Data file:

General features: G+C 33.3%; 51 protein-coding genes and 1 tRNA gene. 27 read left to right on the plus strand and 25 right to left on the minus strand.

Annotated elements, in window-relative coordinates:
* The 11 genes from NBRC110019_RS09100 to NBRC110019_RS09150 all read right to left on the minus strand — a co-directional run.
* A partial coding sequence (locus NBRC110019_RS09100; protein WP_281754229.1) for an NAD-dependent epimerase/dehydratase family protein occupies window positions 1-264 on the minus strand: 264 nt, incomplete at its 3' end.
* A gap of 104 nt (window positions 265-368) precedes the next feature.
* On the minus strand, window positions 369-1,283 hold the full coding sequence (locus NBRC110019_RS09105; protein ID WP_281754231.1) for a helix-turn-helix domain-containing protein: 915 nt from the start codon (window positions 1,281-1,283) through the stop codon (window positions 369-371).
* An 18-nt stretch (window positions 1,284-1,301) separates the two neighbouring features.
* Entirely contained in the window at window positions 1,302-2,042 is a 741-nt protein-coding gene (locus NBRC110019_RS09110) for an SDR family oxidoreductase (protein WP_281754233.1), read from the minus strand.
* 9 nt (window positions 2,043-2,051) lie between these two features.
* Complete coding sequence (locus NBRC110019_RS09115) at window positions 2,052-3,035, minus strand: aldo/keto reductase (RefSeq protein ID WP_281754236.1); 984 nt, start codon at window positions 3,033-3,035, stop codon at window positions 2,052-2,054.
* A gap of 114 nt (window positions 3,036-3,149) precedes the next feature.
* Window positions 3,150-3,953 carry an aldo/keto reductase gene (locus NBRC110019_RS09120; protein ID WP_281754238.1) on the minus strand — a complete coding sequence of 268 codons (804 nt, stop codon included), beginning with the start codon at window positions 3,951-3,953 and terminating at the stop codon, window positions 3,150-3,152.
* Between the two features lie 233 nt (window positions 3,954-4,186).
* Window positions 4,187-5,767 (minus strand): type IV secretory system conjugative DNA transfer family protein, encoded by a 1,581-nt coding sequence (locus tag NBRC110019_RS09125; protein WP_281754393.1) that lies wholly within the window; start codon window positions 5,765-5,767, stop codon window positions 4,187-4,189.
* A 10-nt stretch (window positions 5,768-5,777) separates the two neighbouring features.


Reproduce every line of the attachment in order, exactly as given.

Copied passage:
General features: G+C 33.3%; 51 protein-coding genes and 1 tRNA gene. 27 read left to right on the plus strand and 25 right to left on the minus strand.

Annotated elements, in window-relative coordinates:
* The 11 genes from NBRC110019_RS09100 to NBRC110019_RS09150 all read right to left on the minus strand — a co-directional run.
* A partial coding sequence (locus NBRC110019_RS09100; protein WP_281754229.1) for an NAD-dependent epimerase/dehydratase family protein occupies window positions 1-264 on the minus strand: 264 nt, incomplete at its 3' end.
* A gap of 104 nt (window positions 265-368) precedes the next feature.
* On the minus strand, window positions 369-1,283 hold the full coding sequence (locus NBRC110019_RS09105; protein ID WP_281754231.1) for a helix-turn-helix domain-containing protein: 915 nt from the start codon (window positions 1,281-1,283) through the stop codon (window positions 369-371).
* An 18-nt stretch (window positions 1,284-1,301) separates the two neighbouring features.
* Entirely contained in the window at window positions 1,302-2,042 is a 741-nt protein-coding gene (locus NBRC110019_RS09110) for an SDR family oxidoreductase (protein WP_281754233.1), read from the minus strand.
* 9 nt (window positions 2,043-2,051) lie between these two features.
* Complete coding sequence (locus NBRC110019_RS09115) at window positions 2,052-3,035, minus strand: aldo/keto reductase (RefSeq protein ID WP_281754236.1); 984 nt, start codon at window positions 3,033-3,035, stop codon at window positions 2,052-2,054.
* A gap of 114 nt (window positions 3,036-3,149) precedes the next feature.
* Window positions 3,150-3,953 carry an aldo/keto reductase gene (locus NBRC110019_RS09120; protein ID WP_281754238.1) on the minus strand — a complete coding sequence of 268 codons (804 nt, stop codon included), beginning with the start codon at window positions 3,951-3,953 and terminating at the stop codon, window positions 3,150-3,152.
* Between the two features lie 233 nt (window positions 3,954-4,186).
* Window positions 4,187-5,767 (minus strand): type IV secretory system conjugative DNA transfer family protein, encoded by a 1,581-nt coding sequence (locus tag NBRC110019_RS09125; protein WP_281754393.1) that lies wholly within the window; start codon window positions 5,765-5,767, stop codon window positions 4,187-4,189.
* A 10-nt stretch (window positions 5,768-5,777) separates the two neighbouring features.